Government is often seen as society’s great equalizer. In education, nothing can be further from the truth. Indeed, it is almost impossible for one to imagine an aspect of society with greater inequities than those existing in the U.S. education system.
Income Inequality, Schools Edition
Since Children from minority families live in lower-priced households disadvantaged children receive less educational resources each year. Since children are assigned to government-run schools based on their zip codes, and neighborhoods are racially and socioeconomically segregated, traditional public schools are also highly segregated. This is a huge problem given the scientific evidence suggesting that advantaged peer-groups and diversity improve student outcomes. And, of course, advantaged families can get their children into high quality K-12 public educational institutions through purchasing expensive households.
Knowing these facts, the severely large achievement gaps between black and white students should not surprise us.
Since children from minority families live in lower-priced households, and government-run schools are funded through property taxes, disadvantaged children receive less educational resources each year. And, again, given the growing body of strong evidence – published in outlets such as the Quarterly Journal of Economics – indicating that higher levels of educational spending lead to improved outcomes, we should not be surprised about the large black-white achievement gaps.
But what about the court decisions aiming to provide adequate educational resources for all children?
Good Teachers Get Promoted Away from Those Who Need Them Most
These still do not solve the problem. Why not?
Teacher quality varies from one individual to the next. And teachers are paid based on years of experience rather than actual levels of quality. The result? Since the best teachers are not rewarded with pay, they are rewarded with an easier job. The highest quality teachers move to the schools with advantaged students that are relatively easy to educate. Unfortunately, this means that the least advantaged students are stuck with the worst teachers.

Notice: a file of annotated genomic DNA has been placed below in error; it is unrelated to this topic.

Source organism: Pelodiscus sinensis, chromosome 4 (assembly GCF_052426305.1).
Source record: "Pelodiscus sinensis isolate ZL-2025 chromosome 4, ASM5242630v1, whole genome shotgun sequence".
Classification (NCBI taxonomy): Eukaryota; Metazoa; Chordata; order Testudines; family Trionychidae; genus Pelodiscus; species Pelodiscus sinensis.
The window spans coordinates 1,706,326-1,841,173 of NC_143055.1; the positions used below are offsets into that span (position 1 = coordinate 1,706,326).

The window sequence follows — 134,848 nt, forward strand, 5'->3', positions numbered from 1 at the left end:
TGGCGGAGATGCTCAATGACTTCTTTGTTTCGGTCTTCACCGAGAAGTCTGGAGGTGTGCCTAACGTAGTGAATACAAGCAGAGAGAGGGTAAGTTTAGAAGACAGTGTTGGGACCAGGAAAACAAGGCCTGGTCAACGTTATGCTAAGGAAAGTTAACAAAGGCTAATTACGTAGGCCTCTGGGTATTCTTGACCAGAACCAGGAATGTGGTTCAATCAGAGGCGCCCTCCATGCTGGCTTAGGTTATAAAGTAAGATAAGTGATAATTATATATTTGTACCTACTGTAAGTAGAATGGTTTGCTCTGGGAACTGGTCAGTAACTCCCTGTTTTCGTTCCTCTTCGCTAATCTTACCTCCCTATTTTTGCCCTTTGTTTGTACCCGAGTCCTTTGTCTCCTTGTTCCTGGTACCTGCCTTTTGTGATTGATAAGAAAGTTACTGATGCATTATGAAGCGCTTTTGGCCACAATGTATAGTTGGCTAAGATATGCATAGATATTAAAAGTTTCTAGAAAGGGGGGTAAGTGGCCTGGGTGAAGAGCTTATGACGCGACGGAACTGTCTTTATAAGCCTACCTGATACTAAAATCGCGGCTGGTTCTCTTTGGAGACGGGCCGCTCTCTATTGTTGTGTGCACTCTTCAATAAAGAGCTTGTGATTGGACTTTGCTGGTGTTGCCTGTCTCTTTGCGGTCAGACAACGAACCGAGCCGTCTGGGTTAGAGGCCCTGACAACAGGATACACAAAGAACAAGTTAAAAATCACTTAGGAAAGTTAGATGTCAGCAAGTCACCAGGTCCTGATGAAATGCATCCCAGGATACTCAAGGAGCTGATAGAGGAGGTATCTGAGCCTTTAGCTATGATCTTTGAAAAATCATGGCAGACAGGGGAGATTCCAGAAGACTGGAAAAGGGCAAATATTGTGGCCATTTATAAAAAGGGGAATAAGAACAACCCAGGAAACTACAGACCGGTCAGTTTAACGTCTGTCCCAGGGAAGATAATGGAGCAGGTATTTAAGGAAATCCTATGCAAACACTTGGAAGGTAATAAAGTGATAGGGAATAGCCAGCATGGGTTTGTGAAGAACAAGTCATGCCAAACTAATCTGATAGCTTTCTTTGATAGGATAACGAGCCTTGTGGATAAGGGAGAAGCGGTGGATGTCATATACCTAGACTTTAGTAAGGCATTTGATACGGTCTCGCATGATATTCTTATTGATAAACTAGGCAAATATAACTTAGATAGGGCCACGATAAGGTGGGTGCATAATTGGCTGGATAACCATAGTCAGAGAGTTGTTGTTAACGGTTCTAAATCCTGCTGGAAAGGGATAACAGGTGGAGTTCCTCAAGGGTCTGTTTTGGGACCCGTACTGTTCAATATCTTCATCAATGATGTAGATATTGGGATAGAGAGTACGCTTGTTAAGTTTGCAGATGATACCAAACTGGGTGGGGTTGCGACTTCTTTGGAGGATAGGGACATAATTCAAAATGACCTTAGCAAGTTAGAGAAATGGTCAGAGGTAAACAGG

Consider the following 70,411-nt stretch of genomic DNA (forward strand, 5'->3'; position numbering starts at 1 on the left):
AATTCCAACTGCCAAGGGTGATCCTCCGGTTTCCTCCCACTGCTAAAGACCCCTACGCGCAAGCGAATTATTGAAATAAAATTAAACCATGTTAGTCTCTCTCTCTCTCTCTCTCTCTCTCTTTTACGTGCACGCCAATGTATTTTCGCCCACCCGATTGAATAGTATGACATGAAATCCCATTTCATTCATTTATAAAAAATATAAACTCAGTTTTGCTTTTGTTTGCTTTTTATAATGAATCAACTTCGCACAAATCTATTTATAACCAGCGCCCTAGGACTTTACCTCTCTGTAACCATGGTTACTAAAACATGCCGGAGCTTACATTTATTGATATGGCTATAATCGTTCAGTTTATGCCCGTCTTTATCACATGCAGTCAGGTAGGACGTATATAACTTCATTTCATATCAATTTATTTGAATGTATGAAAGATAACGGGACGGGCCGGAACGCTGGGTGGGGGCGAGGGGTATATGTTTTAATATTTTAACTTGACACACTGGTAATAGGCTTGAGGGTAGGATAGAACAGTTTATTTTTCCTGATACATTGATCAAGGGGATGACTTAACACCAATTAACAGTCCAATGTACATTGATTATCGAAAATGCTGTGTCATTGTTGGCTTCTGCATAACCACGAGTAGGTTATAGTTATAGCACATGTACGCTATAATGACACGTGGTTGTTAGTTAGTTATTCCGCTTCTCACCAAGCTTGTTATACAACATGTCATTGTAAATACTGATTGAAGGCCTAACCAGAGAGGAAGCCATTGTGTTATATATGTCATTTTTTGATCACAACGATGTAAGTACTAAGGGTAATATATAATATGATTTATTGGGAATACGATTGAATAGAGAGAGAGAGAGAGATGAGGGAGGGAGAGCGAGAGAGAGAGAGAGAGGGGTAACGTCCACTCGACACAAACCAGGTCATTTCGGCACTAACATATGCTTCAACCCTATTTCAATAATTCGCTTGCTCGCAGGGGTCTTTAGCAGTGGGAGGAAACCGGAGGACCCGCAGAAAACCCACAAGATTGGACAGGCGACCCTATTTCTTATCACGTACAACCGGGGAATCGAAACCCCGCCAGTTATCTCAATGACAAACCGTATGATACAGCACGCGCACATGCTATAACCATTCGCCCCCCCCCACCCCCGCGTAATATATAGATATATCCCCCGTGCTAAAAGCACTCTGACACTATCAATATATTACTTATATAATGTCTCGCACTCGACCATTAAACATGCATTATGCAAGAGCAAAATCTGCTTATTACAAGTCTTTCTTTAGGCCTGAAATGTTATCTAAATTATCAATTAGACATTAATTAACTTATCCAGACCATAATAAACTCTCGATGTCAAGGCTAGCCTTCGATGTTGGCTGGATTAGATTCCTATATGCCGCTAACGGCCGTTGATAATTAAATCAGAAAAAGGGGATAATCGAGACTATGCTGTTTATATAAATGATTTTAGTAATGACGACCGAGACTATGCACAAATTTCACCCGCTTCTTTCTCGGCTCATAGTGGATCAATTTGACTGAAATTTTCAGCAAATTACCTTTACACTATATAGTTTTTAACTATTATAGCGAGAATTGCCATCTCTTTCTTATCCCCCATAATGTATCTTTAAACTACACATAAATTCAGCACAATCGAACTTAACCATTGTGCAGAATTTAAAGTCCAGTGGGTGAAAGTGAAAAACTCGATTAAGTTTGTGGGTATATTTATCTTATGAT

Clearly, this only works to exacerbate educational inequality.
One way to reverse this trend is to financially reward high-quality teachers for going to schools that serve disadvantaged groups. Another way would be to offer bonuses for teachers that improve student learning over time. However, sadly, both of these reforms would also likely fail to address the problem of inequity in the system of government-run schools. There are a couple of reasons for this:
In the current system, experts would need to come up with a measure of teacher quality. The measure that is currently preferred by the state is standardized test scores, which are not strong predictors of long-term success. Rewarding teachers based on test scores could actually harm students that need character development. Disadvantaged children coming from single-parent families, or households that do not have the time to focus on behavioral development, would be harmed the most by such policies.
In order for such reforms to pass – and persist – constituents need political power. Low income and minority families are less likely to the have political power necessary to implement targeted programs.
The best way to solve the educational inequality issue is to remove pieces of the education system from the democratic process. Over and over again, democracy has proven to work wonders for politically powerful groups, but not for minorities with less social capital.
The Separation of School and State
A universal private school choice program would benefit the least advantaged children more than anyone. As Milton Friedman and other education scholars – including myself – have pointed out, while governments may have an incentive to fund schools, it does not necessarily follow that governments should operate them.
A system of private school choice – in the form on tax-credit scholarships, school vouchers, or education savings accounts – would give low-income families an opportunity that is currently reserved for high-income families: the option to attend a private school of choice that works for their children.
And a universal private school choice program would benefit the least advantaged children more than anyone, as large amounts of educational demand are necessary to entice educational entrepreneurs to start high-quality schools. When new private schools open, competitive pressures drive tuition levels downward, and parental choices drive school quality levels upward.
Since disadvantaged families do not have substantial amounts of wealth, and rich families already have access to high-quality schools, universal private school choice programs would benefit the least advantaged students the most, and, in turn, would reverse black-white achievement gaps.
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